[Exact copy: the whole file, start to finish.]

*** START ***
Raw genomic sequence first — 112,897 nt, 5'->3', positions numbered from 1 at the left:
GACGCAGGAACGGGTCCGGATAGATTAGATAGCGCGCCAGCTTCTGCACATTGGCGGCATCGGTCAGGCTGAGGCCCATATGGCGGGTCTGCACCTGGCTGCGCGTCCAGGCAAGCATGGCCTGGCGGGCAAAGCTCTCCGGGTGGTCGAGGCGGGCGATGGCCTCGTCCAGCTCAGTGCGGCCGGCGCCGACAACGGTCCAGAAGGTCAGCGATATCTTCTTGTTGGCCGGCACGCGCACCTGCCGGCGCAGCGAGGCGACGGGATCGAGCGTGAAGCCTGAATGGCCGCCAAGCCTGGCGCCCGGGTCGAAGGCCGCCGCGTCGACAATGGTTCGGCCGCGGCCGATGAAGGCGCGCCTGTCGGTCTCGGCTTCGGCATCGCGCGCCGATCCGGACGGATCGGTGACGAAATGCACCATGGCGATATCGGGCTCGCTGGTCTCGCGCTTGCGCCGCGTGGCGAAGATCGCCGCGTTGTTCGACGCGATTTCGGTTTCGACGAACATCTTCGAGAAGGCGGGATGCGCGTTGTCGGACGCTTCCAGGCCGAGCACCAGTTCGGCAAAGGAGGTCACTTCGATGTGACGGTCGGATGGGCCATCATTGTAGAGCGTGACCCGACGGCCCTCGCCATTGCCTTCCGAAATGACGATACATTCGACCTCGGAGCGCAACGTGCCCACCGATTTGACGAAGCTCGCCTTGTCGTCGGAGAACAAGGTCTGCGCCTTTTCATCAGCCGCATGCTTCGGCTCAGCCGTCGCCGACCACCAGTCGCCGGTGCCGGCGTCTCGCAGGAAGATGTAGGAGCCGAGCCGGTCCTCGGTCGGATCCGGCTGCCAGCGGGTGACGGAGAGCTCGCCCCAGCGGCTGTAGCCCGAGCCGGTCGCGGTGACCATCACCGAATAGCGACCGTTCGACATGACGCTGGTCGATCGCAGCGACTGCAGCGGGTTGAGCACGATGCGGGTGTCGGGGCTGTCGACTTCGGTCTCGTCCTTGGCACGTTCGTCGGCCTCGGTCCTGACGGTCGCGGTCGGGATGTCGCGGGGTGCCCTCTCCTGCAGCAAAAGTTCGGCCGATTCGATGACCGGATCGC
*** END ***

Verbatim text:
Raw genomic sequence first — 112,897 nt, 5'->3', positions numbered from 1 at the left:
GACGCAGGAACGGGTCCGGATAGATTAGATAGCGCGCCAGCTTCTGCACATTGGCGGCATCGGTCAGGCTGAGGCCCATATGGCGGGTCTGCACCTGGCTGCGCGTCCAGGCAAGCATGGCCTGGCGGGCAAAGCTCTCCGGGTGGTCGAGGCGGGCGATGGCCTCGTCCAGCTCAGTGCGGCCGGCGCCGACAACGGTCCAGAAGGTCAGCGATATCTTCTTGTTGGCCGGCACGCGCACCTGCCGGCGCAGCGAGGCGACGGGATCGAGCGTGAAGCCTGAATGGCCGCCAAGCCTGGCGCCCGGGTCGAAGGCCGCCGCGTCGACAATGGTTCGGCCGCGGCCGATGAAGGCGCGCCTGTCGGTCTCGGCTTCGGCATCGCGCGCCGATCCGGACGGATCGGTGACGAAATGCACCATGGCGATATCGGGCTCGCTGGTCTCGCGCTTGCGCCGCGTGGCGAAGATCGCCGCGTTGTTCGACGCGATTTCGGTTTCGACGAACATCTTCGAGAAGGCGGGATGCGCGTTGTCGGACGCTTCCAGGCCGAGCACCAGTTCGGCAAAGGAGGTCACTTCGATGTGACGGTCGGATGGGCCATCATTGTAGAGCGTGACCCGACGGCCCTCGCCATTGCCTTCCGAAATGACGATACATTCGACCTCGGAGCGCAACGTGCCCACCGATTTGACGAAGCTCGCCTTGTCGTCGGAGAACAAGGTCTGCGCCTTTTCATCAGCCGCATGCTTCGGCTCAGCCGTCGCCGACCACCAGTCGCCGGTGCCGGCGTCTCGCAGGAAGATGTAGGAGCCGAGCCGGTCCTCGGTCGGATCCGGCTGCCAGCGGGTGACGGAGAGCTCGCCCCAGCGGCTGTAGCCCGAGCCGGTCGCGGTGACCATCACCGAATAGCGACCGTTCGACATGACGCTGGTCGATCGCAGCGACTGCAGCGGGTTGAGCACGATGCGGGTGTCGGGGCTGTCGACTTCGGTCTCGTCCTTGGCACGTTCGTCGGCCTCGGTCCTGACGGTCGCGGTCGGGATGTCGCGGGGTGCCCTCTCCTGCAGCAAAAGTTCGGCCGATTCGATGACCGGATCGC